Two years later the great war broke out and upset all further hope of international co-operation even in this domain. At Copenhagen, however, the work proceeded on the lines indicated, and in 1916, the present editors conceived a plan of editing the dictionary without the aid of foreign co-workers, a task which must of course be calculated to cover at least fifteen years.

In the meanwhile Rhys Davids, whose great object it was to supply a provisional dictionary within as short a time as possible, had engaged a younger scholar as his assistant, and by the exertion of incredible energy contrived to publish the »Pāli Text Society's Dictionary« (1921—25), of which, however, he only saw the first two thirds through the press before his death.

The demand for a Pāli Dictionary being thus temporarily supplied, we have all the more reason to thank the Royal Danish Academy for still offering its aid in the production of the present dictionary by defraying the cost of the printing which we are now able to begin after eight years' preparation.

We have called this work a »Critical Pāli Dictionary«, both because Trenckner's material was from the first arranged on a critical basis, and because the nature of many of the modern editions of the texts imposes on us the obligation of re-testing the readings. The dictionary thus professes to be critical, but its criticism comes under the head of the »lower criticism« only, inasmuch as we are working exclusively on the Pāli Canon and the younger books appertaining to it. Our plan has simply been to supply verified material for that higher criticism which checks the Canon of Theravāda with the documents left by other Buddhist schools as well as with the deeper strata of Jain lore. Thus we have attempted to show what may be achieved by means of Pāli alone, but must leave it to others to draw the conclusions of further comparative study. We also believe that the fact of our having — according to Trenckner's plan — included Nomina propria and the Titles of books and their separate sections, as well as the most necessary items from the traditional Pāli grammar — from Kaccāyana to Saddanīti, — will contribute to render the material we are here supplying more generally useful. [p. XI] We cannot send out this publication without expressing our sincere thanks for all the kind encouragement we have met with, above all for the very liberal subvention granted for several years from the first beginning of our work by the Director of the East Asiatic Company, His Excellency H. N. Andersen; without this we should hardly have ventured to undertake the work in its present extent. We are also greatly indebted to the Danish Government, the Carlsberg Fund, the Rask-Ørsted Fund, to Mr. C. Aller, the owner of Bianco Luno's printing office, and the University Library of Copenhagen for support received in various ways for Indian studies in connection with our work.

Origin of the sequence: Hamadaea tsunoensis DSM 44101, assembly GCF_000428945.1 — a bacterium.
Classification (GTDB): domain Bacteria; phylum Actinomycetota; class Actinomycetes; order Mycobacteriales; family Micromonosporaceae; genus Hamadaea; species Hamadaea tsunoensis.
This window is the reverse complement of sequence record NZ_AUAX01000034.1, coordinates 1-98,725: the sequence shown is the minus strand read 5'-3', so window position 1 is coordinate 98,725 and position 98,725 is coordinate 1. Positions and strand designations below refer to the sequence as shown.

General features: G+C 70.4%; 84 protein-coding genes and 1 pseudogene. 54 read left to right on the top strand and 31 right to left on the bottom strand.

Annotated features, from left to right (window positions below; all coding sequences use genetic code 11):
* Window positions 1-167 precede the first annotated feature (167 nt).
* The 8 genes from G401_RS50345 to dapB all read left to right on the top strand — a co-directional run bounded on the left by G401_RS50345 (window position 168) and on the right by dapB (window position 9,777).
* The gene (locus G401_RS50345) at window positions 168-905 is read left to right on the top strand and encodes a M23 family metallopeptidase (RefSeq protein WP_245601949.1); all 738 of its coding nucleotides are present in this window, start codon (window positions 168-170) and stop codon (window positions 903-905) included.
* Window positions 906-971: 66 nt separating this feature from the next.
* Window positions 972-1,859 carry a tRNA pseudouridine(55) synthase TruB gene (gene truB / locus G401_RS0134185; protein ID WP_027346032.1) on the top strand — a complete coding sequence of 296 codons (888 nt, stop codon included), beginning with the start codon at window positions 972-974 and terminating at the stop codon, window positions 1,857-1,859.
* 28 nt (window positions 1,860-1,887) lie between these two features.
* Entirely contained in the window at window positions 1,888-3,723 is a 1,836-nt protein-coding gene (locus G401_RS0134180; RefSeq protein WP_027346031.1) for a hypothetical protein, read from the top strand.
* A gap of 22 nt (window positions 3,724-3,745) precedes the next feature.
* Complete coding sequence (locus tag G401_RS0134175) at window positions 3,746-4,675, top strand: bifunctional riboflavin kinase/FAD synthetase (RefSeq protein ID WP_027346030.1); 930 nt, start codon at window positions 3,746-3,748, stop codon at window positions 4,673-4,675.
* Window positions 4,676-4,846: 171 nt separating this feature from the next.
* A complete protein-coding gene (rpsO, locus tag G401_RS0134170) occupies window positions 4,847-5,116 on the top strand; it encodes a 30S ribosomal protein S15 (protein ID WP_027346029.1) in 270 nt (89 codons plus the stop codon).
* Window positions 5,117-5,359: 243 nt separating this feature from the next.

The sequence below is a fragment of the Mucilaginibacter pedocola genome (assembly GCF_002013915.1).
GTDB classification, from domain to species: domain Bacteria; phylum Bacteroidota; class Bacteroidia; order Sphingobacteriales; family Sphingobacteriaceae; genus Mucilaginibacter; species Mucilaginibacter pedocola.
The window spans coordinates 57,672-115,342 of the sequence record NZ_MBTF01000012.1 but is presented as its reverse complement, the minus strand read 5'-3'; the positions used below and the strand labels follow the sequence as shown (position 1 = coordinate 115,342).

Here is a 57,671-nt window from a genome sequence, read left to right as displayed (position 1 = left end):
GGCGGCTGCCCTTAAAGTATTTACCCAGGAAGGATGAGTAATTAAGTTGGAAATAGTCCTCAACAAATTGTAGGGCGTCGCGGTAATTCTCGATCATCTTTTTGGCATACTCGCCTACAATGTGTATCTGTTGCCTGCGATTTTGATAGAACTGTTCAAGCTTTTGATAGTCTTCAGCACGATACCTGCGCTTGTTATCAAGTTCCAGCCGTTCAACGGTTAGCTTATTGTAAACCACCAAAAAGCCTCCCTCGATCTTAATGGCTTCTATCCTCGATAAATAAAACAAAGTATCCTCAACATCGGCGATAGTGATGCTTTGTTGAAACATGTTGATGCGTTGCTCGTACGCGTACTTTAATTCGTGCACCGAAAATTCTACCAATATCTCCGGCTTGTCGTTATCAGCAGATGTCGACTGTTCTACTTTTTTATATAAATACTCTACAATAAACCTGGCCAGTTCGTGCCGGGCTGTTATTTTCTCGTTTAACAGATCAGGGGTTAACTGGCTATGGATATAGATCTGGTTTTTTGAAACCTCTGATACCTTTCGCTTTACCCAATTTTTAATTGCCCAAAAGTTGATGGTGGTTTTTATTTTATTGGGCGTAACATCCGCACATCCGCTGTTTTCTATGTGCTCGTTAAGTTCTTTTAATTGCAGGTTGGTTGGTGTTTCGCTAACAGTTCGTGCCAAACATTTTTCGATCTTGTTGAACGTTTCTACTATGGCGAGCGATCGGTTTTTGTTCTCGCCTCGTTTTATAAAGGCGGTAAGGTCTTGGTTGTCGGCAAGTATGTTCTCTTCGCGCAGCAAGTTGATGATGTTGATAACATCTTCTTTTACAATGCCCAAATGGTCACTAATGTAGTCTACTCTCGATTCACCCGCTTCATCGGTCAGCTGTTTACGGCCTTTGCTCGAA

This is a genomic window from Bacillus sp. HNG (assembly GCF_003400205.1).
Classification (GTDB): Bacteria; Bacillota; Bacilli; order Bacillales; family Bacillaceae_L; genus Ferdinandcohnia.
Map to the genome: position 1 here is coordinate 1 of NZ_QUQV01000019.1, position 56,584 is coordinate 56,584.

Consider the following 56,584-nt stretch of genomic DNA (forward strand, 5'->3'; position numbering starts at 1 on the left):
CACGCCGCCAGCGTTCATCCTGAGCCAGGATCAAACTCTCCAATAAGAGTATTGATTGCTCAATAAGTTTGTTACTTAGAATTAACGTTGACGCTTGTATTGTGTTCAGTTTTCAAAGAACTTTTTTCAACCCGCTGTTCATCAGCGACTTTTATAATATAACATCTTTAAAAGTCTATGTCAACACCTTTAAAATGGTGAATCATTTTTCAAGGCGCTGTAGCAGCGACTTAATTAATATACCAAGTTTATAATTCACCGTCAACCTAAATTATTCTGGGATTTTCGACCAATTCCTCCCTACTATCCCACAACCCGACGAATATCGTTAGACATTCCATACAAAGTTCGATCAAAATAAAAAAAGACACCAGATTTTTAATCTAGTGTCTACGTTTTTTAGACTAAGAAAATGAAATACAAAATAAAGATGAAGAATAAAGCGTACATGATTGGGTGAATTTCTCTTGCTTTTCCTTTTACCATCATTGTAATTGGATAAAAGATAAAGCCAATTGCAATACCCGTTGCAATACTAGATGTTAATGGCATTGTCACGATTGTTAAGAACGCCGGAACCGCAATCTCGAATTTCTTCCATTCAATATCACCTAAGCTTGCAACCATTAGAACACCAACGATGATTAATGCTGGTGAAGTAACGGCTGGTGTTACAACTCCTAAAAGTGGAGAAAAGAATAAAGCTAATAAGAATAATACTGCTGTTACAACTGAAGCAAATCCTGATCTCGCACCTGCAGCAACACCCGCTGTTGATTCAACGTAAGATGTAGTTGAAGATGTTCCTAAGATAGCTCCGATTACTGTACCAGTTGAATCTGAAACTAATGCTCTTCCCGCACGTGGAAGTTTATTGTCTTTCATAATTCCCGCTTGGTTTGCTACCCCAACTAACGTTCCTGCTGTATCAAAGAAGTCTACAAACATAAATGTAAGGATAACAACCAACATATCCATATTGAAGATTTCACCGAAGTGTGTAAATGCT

Copenhagen and Lund, September 1925.
Dines Andersen. Helmer Smith.